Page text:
I had very cool parents growing up. And I knew it then, believe it or not. I’m not just coming to this realization some 20 years after I moved out of their house. They were also (in my opinion) very strict. They expected a lot – good grades, no trouble, obscene neatness, politeness and respect (I even had to answer the phone with a specific greeting which was horrifying when it was my friends calling and I sounded like the freaking butler). I was also grounded if I was one minute late for cerfew, which sucked but got me home on time.

They also told me that they smoked pot (once, really?), talked about sex (I was given the birds and bees talk at the dinner table as if it was no big deal), had a fully stocked bar and cold beers in the fridge in the garage, they swore (but I wasn’t allowed to), my mom wore bikinis and my dad wrestled with us on the living room floor, they went to concerts, went out with friends every weekend and took my brother and I out for ice cream every Sunday night. I was never told to stop watching TV (probably because I read books more than I watched TV), we ate birthday cake with amazing buttercream icing for breakfast (even though it was nobody’s birthday, we just wanted to get a cake). We drank soda with dinner, were never forced to eat green vegetables, got our drivers’ licenses the day we turned 16, were handed the keys to the car and told not to screw up. I had my first boyfriend in sixth grade and had a boy/girl party that year as well. They never said I was too young or I should wait until I was “older.” Basically, as long as I didn’t do stupid stuff, they trusted me.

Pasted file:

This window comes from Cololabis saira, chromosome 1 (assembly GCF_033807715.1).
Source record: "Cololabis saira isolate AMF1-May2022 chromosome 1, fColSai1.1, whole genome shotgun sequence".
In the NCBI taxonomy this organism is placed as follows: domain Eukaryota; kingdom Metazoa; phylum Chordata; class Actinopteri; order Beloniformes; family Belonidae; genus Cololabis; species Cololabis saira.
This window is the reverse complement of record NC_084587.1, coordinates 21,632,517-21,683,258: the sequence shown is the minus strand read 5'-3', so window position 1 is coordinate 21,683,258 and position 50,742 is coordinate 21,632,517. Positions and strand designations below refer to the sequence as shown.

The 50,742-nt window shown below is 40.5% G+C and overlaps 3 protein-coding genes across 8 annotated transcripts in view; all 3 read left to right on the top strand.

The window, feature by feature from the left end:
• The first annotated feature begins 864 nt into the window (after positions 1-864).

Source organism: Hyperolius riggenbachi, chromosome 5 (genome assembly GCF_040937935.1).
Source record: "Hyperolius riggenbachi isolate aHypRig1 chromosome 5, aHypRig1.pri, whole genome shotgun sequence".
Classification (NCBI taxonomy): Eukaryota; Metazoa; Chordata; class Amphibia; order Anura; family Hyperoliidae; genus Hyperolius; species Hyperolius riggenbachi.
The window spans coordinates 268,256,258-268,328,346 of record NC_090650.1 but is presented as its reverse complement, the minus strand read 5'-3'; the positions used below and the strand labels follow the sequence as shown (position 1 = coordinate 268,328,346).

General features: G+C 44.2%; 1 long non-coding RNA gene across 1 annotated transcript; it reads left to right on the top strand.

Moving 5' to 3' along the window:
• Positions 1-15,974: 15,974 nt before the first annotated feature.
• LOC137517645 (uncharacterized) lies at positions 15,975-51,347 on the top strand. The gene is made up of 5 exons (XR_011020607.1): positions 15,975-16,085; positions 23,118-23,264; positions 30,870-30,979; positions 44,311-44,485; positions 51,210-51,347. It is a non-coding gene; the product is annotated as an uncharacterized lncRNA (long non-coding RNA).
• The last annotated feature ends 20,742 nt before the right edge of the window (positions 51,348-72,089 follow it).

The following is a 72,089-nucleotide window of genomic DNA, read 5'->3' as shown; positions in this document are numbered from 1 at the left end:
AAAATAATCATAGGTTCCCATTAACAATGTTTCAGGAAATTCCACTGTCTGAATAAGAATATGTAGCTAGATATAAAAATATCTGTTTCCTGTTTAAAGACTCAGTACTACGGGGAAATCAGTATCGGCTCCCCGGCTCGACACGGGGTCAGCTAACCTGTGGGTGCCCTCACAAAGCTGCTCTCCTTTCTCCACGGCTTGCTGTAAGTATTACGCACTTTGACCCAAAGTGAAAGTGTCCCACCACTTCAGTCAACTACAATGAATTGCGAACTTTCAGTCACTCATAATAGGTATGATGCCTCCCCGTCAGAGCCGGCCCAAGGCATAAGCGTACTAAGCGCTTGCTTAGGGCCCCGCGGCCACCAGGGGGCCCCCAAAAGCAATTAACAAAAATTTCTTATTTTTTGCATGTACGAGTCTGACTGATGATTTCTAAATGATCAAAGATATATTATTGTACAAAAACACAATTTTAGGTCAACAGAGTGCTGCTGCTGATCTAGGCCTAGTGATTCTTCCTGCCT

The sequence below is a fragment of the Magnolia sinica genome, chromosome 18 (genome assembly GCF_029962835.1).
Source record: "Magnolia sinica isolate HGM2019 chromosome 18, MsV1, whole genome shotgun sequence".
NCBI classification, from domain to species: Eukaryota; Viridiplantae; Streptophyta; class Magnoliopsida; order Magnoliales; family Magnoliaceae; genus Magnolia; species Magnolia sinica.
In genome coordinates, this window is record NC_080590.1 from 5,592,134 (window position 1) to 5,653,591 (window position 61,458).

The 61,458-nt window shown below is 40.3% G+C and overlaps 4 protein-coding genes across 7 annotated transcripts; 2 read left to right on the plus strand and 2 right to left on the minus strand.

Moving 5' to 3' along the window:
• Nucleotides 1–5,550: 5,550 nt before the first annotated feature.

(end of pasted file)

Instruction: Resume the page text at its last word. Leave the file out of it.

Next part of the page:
So. Where am I going with this?

I’ve never related to the controlling, over protective, detatched, dense, almost invisible parents that proliferate YA books. While I understand that the stories are about the young characters, the role parents play in the life of the characters, even if off screen or in the past, is really important to me. It doesn’t have to be negative or huge, but it doesn’t have to be non-existant or non-influential, either. Parents can be normal and still have impact. In fact, in all my books the parents are there. They don’t need to lecture or teach life lessons, but their presence is felt in the person they raised, the main character. They’re the invisible thread that runs through the character, a thread that is woven tighty into the complete fabric of the person and yet a thread that is also tugged and pulled and potentially unraveled as the story and person evolves.

My parents have influenced how I write parents and how I look at the interaction between my teen characters and their parents. My own parents were three dimensional – silly, funny, strict, ridiculously anal retentive about stupid things. they were real. And that’s the type of parents I want my characters to be raised by. (And that’s them in the picture, in this year’s Valentine’s golf tournament at their club – in matching outfits. Horrifying and yet totally adorable, just like parents should be.)